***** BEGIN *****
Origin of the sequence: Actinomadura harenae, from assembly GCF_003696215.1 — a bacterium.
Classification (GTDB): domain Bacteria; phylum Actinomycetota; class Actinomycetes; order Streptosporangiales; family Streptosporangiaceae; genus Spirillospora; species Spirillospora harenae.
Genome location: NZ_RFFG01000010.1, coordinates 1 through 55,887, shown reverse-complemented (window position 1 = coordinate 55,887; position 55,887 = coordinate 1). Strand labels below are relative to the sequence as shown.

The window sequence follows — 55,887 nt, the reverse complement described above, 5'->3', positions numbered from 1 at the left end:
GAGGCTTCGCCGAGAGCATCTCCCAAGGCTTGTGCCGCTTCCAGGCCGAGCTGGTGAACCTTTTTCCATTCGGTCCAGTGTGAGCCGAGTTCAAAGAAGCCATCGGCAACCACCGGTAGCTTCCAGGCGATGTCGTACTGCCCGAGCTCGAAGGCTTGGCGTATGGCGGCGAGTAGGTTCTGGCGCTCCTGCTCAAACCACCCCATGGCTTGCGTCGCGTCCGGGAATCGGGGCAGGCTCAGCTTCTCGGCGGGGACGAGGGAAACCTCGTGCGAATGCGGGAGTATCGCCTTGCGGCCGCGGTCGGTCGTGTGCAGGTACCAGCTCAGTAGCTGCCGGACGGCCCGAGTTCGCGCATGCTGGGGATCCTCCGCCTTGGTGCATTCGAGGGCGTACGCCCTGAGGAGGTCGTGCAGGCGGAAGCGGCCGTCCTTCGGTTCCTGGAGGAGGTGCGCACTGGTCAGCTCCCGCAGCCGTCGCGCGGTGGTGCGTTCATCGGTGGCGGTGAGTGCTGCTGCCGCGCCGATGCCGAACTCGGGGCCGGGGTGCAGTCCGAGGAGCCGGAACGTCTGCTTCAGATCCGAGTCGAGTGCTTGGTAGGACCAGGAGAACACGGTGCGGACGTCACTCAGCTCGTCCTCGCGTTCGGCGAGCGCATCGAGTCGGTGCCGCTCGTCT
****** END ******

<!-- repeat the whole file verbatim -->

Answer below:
Origin of the sequence: Actinomadura harenae, from assembly GCF_003696215.1 — a bacterium.
Classification (GTDB): domain Bacteria; phylum Actinomycetota; class Actinomycetes; order Streptosporangiales; family Streptosporangiaceae; genus Spirillospora; species Spirillospora harenae.
Genome location: NZ_RFFG01000010.1, coordinates 1 through 55,887, shown reverse-complemented (window position 1 = coordinate 55,887; position 55,887 = coordinate 1). Strand labels below are relative to the sequence as shown.

The window sequence follows — 55,887 nt, the reverse complement described above, 5'->3', positions numbered from 1 at the left end:
GAGGCTTCGCCGAGAGCATCTCCCAAGGCTTGTGCCGCTTCCAGGCCGAGCTGGTGAACCTTTTTCCATTCGGTCCAGTGTGAGCCGAGTTCAAAGAAGCCATCGGCAACCACCGGTAGCTTCCAGGCGATGTCGTACTGCCCGAGCTCGAAGGCTTGGCGTATGGCGGCGAGTAGGTTCTGGCGCTCCTGCTCAAACCACCCCATGGCTTGCGTCGCGTCCGGGAATCGGGGCAGGCTCAGCTTCTCGGCGGGGACGAGGGAAACCTCGTGCGAATGCGGGAGTATCGCCTTGCGGCCGCGGTCGGTCGTGTGCAGGTACCAGCTCAGTAGCTGCCGGACGGCCCGAGTTCGCGCATGCTGGGGATCCTCCGCCTTGGTGCATTCGAGGGCGTACGCCCTGAGGAGGTCGTGCAGGCGGAAGCGGCCGTCCTTCGGTTCCTGGAGGAGGTGCGCACTGGTCAGCTCCCGCAGCCGTCGCGCGGTGGTGCGTTCATCGGTGGCGGTGAGTGCTGCTGCCGCGCCGATGCCGAACTCGGGGCCGGGGTGCAGTCCGAGGAGCCGGAACGTCTGCTTCAGATCCGAGTCGAGTGCTTGGTAGGACCAGGAGAACACGGTGCGGACGTCACTCAGCTCGTCCTCGCGTTCGGCGAGCGCATCGAGTCGGTGCCGCTCGTCT